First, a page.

8 votes

Statistics: How are protein species distributed over cell types?

From my searches, there is no single resource that includes an atlas of all human proteins produced across all human cell types. However, there are several recent mass spectrometry studies that look ...
acvill's user avatar
  • 8,296
8 votes
Accepted

Where can I find large datasets of protein-interaction networks?

There is a bunch of decent protein-protein interaction databases: Biocarta, BioGrid, DIP, InnateDB, IntAct, MINT, PPID. Some of them aren't available now, but you can download datasets from the ...
Maxim Kuleshov's user avatar
5 votes

What happened to ProteomeCommons.org?

According to Lars Juhl Jensen on a Biostars forum, The Proteome Commons Tranche sadly shut down around 2013 due to lack of funding. It is a good example why important bioinformatics infrastructure ...
mgkrebbs's user avatar
  • 9,054
5 votes

How to find out what biological effects a molecule has, without having a specific mechanism or pathway in mind?

Personally I think this is a poor question, because the answer is immediately obvious to anyone who was worked with current technologies for both proteins and nucleic acids, but as always, it is hard ...
bob1's user avatar
  • 12.1k
4 votes

Are 'high-throughput' and 'large-scale' proteomics synonyms?

I often see the two terms used hand-in-hand, although I'd say they're not quite synonymous. Often the term high-throughput refers to the number of features being analyzed, with high-throughput methods ...
Nuclear Hoagie's user avatar
4 votes
Accepted

Peptide oxidation bias during sample preparation for LC-MS/MS

I know this was posted a long time ago and I'm not sure if you have found your answer but I am an author on two of the publications you andcite can offer some insight. 1.) Methionine oxidation, ...
John Bettinger's user avatar
4 votes

What happened to ProteomeCommons.org?

They seem to have lost the domain name. I believe all the data from that project is now on the UCSD site
De Novo's user avatar
  • 8,791
3 votes

Mass Spectrometry (proteomics): How isotopes can be used to to determine charge of the peaks?

I've changed the order of your questions so that the answers follow from one another. What do the isotopes have to do with the charge? The presence of isotopes has no effect on the charge of the ...
Michael_A's user avatar
  • 1,305
3 votes
Accepted

Mass Spectrometry (proteomics): How isotopes can be used to to determine charge of the peaks?

If you have an ion of mass 100 and charge 2, the m/z ratio (let's exclude the root) will be 100/2=50. If you have isotopes, then you expect to find several peaks for a given fragment. For example, the ...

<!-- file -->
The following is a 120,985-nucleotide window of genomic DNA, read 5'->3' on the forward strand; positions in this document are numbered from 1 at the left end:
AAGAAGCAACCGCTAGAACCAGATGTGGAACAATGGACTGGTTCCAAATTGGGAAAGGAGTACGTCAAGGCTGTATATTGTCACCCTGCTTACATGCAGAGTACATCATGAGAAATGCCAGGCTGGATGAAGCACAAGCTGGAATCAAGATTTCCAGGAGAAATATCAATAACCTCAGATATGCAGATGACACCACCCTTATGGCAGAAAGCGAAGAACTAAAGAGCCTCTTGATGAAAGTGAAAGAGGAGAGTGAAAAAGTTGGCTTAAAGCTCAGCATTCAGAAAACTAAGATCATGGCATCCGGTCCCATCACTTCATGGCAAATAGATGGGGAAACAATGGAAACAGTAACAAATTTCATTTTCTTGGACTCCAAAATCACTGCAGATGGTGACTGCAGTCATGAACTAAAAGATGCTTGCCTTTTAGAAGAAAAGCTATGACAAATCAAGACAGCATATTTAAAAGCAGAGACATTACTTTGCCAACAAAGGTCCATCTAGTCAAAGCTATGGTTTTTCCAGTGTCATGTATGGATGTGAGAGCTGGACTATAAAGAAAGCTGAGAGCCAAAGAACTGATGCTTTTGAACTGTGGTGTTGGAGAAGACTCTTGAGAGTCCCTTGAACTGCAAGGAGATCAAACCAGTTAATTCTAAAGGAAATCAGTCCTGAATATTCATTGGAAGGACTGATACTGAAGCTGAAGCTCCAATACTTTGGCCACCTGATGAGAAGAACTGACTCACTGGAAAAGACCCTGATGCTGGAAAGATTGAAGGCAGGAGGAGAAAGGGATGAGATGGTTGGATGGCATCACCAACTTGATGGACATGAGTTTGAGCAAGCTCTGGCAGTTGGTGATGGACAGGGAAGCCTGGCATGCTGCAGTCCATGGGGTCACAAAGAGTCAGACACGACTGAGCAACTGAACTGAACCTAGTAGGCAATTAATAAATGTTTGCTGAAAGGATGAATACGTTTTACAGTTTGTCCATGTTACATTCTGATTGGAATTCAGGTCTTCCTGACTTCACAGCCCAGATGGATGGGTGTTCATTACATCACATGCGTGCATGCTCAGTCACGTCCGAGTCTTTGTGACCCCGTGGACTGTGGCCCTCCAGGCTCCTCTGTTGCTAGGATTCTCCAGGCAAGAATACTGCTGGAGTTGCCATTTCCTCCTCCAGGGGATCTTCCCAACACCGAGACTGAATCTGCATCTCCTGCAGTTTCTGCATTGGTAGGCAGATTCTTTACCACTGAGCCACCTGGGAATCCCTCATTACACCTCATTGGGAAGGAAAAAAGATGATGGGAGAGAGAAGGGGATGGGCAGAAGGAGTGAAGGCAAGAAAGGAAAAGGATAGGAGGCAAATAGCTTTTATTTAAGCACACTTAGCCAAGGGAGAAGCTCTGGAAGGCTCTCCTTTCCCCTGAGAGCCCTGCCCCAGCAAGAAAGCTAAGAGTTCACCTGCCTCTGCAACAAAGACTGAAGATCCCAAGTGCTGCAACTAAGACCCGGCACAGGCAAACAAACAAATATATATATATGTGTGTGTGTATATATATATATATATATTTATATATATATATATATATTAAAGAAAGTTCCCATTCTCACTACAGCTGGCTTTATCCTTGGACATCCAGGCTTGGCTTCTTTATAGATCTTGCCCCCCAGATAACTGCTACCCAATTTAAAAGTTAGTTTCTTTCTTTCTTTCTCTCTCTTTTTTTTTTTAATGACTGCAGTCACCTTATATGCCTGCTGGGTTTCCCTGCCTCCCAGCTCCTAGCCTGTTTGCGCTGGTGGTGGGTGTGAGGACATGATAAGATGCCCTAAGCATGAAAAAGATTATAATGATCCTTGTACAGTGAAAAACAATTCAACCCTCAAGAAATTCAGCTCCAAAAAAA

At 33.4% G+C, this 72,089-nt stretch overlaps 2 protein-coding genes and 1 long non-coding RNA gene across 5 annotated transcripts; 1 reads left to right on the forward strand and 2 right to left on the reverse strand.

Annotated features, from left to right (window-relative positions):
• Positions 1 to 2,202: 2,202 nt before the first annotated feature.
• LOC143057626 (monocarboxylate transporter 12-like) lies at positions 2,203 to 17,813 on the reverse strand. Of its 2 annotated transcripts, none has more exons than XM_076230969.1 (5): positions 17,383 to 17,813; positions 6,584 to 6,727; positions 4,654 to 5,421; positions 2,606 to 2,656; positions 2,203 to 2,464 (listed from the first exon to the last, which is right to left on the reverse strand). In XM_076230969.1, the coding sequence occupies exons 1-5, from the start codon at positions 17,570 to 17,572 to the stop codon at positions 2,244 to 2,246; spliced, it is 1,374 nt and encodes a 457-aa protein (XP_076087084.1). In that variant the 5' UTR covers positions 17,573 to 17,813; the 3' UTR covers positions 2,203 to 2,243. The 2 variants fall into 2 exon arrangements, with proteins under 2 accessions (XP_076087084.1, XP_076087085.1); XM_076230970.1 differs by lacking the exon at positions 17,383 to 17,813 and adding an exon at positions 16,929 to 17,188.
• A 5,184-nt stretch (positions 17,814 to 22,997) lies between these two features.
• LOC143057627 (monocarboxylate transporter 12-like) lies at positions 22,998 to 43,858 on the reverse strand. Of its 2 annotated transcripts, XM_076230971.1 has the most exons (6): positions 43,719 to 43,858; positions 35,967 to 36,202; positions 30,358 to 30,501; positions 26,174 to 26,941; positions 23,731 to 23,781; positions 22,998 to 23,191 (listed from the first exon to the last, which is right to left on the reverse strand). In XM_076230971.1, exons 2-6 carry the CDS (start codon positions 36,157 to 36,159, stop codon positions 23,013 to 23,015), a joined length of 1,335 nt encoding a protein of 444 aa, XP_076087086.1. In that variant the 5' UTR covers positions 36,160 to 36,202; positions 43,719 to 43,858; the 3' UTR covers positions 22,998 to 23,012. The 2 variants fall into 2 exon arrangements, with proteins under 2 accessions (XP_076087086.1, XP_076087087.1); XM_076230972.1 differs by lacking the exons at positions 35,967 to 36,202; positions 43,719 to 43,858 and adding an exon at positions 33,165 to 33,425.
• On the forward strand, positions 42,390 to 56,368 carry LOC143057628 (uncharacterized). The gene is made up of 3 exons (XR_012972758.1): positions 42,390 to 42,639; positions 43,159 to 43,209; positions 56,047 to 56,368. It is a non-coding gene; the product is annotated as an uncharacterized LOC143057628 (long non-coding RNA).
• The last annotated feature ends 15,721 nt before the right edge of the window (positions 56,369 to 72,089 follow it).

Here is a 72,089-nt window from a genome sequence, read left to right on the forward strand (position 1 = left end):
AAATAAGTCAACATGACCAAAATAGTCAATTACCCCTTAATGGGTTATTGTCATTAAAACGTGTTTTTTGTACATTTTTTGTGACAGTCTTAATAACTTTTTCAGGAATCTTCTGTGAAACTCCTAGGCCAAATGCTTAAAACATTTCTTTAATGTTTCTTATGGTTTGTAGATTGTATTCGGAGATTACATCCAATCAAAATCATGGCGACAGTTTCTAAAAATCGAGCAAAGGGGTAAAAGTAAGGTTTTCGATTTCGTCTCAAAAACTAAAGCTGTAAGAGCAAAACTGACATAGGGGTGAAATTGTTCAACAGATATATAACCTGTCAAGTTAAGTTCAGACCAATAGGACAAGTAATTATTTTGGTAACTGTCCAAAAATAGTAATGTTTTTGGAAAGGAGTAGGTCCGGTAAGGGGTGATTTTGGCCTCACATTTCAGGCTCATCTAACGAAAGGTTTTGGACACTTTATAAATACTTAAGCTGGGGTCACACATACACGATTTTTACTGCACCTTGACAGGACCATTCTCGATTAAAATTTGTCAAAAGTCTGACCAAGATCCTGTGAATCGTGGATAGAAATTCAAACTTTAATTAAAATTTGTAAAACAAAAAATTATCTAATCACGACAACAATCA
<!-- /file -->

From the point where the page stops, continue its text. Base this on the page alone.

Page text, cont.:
alec_djinn's user avatar
  • 3,108
2 votes

Genome and Proteome

No, if you want to have a generally valid statement. You can not say: "that a proteome comes form different genomes". The official (MeSH) definition of the term "proteome" is: The protein complement ...
tsttst's user avatar
  • 1,597
2 votes
Accepted

Get protein annotation from Uniprot out of protein mappings

This problem is discussed here. Apparently STRING IDs are in KEGG format but these can be mapped on to Uniprot IDs using information downloadable from here. I guess that it is either the protein....
Alan Boyd's user avatar
  • 22.8k
2 votes
Accepted

How to integrate transcriptomics data with kinetic metabolic models?

I am assuming that in your model, the reactants and products (species) are metabolites and each reaction denotes conversion of one metabolite to another. From transcriptomics, you will get the ...
WYSIWYG's user avatar
  • 35.6k
2 votes

Average masses of atoms / amino acids

A bit more link following reveals on the UniMod site: "All mass values in Unimod are calculated from the IUPAC atomic weights and isotopic abundances tabulated by WebElements:" So, the ...
Armand's user avatar
  • 1,711
1 vote
Accepted

Does mass spectrometry data have units?

I think MS data, like other spectroscopy and chromatography data, is usually quantified by comparing peak areas (in arbitrary units) to those of a quantitative standard. So the Y axis is just the ...
Ryan's user avatar
  • 1,311
1 vote

Get protein annotation from Uniprot out of protein mappings

UniProt's batch download system, suggested by Alan Boyd above, also allows you to directly map identifiers, e.g. STRING to UniProtKB, or Ensembl to UniProtKB: http://www.uniprot.org/uploadlists Once ...
Elisabeth.Gasteiger's user avatar
1 vote
Accepted

Genome and Proteome

Yes, different genomes can produce the same proteome. Imagine a genome that only has a single protein-coding sequence (without splicing isoforms), the rest of the genome is simply regulatory ...
Armatus's user avatar
  • 7,660
1 vote

Genome and Proteome

Taking the first two answers into context, you cannot say given two proteomes that they came from different genomes, but as stated above in the first answer, if you consider a single base change to ...
FoldedChromatin's user avatar

Only top scored, non community-wiki answers of a minimum length are eligible